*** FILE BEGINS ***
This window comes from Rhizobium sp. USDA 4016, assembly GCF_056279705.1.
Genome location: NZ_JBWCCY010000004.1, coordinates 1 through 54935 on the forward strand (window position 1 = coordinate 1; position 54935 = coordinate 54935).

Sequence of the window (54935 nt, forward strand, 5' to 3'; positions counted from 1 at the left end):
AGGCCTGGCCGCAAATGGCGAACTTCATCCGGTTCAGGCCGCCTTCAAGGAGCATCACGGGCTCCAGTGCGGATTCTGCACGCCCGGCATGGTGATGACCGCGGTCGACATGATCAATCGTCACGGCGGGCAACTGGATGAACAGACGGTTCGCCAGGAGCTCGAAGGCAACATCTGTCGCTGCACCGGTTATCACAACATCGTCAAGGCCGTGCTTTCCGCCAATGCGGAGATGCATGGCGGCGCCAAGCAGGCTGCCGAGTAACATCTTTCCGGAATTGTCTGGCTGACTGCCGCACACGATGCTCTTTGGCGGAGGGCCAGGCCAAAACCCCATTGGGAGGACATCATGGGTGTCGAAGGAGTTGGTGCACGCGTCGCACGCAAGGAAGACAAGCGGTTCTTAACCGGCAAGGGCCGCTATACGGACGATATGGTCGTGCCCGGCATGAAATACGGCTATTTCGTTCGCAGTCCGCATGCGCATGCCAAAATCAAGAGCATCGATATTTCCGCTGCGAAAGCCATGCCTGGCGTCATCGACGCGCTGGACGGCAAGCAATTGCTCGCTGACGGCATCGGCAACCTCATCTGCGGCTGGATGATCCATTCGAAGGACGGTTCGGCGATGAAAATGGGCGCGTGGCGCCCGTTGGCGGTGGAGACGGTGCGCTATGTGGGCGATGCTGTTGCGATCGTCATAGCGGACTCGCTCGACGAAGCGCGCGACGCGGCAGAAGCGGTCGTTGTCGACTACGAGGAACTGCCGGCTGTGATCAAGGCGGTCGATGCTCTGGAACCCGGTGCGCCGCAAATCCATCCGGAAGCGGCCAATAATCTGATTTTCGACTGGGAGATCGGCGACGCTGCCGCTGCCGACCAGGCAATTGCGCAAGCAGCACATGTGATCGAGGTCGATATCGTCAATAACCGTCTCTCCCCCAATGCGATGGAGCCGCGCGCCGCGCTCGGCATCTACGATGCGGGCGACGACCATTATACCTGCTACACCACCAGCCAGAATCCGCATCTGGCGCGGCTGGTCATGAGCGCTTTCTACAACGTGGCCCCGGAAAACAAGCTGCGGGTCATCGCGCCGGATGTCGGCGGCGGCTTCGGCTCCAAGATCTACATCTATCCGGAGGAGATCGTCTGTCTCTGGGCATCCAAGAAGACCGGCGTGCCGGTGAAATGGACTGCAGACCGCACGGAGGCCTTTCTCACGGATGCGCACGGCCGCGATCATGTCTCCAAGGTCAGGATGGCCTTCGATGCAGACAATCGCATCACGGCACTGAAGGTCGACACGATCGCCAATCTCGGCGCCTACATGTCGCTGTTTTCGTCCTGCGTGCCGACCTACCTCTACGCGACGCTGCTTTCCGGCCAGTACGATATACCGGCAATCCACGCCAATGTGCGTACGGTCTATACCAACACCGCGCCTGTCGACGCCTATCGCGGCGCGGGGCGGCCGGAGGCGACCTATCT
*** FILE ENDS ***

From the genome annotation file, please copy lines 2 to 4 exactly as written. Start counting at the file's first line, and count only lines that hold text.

Genome location: NZ_JBWCCY010000004.1, coordinates 1 through 54935 on the forward strand (window position 1 = coordinate 1; position 54935 = coordinate 54935).

Sequence of the window (54935 nt, forward strand, 5' to 3'; positions counted from 1 at the left end):
AGGCCTGGCCGCAAATGGCGAACTTCATCCGGTTCAGGCCGCCTTCAAGGAGCATCACGGGCTCCAGTGCGGATTCTGCACGCCCGGCATGGTGATGACCGCGGTCGACATGATCAATCGTCACGGCGGGCAACTGGATGAACAGACGGTTCGCCAGGAGCTCGAAGGCAACATCTGTCGCTGCACCGGTTATCACAACATCGTCAAGGCCGTGCTTTCCGCCAATGCGGAGATGCATGGCGGCGCCAAGCAGGCTGCCGAGTAACATCTTTCCGGAATTGTCTGGCTGACTGCCGCACACGATGCTCTTTGGCGGAGGGCCAGGCCAAAACCCCATTGGGAGGACATCATGGGTGTCGAAGGAGTTGGTGCACGCGTCGCACGCAAGGAAGACAAGCGGTTCTTAACCGGCAAGGGCCGCTATACGGACGATATGGTCGTGCCCGGCATGAAATACGGCTATTTCGTTCGCAGTCCGCATGCGCATGCCAAAATCAAGAGCATCGATATTTCCGCTGCGAAAGCCATGCCTGGCGTCATCGACGCGCTGGACGGCAAGCAATTGCTCGCTGACGGCATCGGCAACCTCATCTGCGGCTGGATGATCCATTCGAAGGACGGTTCGGCGATGAAAATGGGCGCGTGGCGCCCGTTGGCGGTGGAGACGGTGCGCTATGTGGGCGATGCTGTTGCGATCGTCATAGCGGACTCGCTCGACGAAGCGCGCGACGCGGCAGAAGCGGTCGTTGTCGACTACGAGGAACTGCCGGCTGTGATCAAGGCGGTCGATGCTCTGGAACCCGGTGCGCCGCAAATCCATCCGGAAGCGGCCAATAATCTGATTTTCGACTGGGAGATCGGCGACGCTGCCGCTGCCGACCAGGCAATTGCGCAAGCAGCACATGTGATCGAGGTCGATATCGTCAATAACCGTCTCTCCCCCAATGCGATGGAGCCGCGCGCCGCGCTCGGCATCTACGATGCGGGCGACGACCATTATACCTGCTACACCACCAGCCAGAATCCGCATCTGGCGCGGCTGGTCATGAGCGCTTTCTACAACGTGGCCCCGGAAAACAAGCTGCGGGTCATCGCGCCGGATGTCGGCGGCGGCTTCGGCTCCAAGATCTACATCTATCCGGAGGAGATCGTCTGTCTCTGGGCATCCAAGAAGACCGGCGTGCCGGTGAAATGGACTGCAGACCGCACGGAGGCCTTTCTCACGGATGCGCACGGCCGCGATCATGTCTCCAAGGTCAGGATGGCCTTCGATGCAGACAATCGCATCACGGCACTGAAGGTCGACACGATCGCCAATCTCGGCGCCTACATGTCGCTGTTTTCGTCCTGCGTGCCGACCTACCTCTACGCGACGCTGCTTTCCGGCCAGTACGATATACCGGCAATCCACGCCAATGTGCGTACGGTCTATACCAACACCGCGCCTGTCGACGCCTATCGCGGCGCGGGGCGGCCGGAGGCGACCTATCT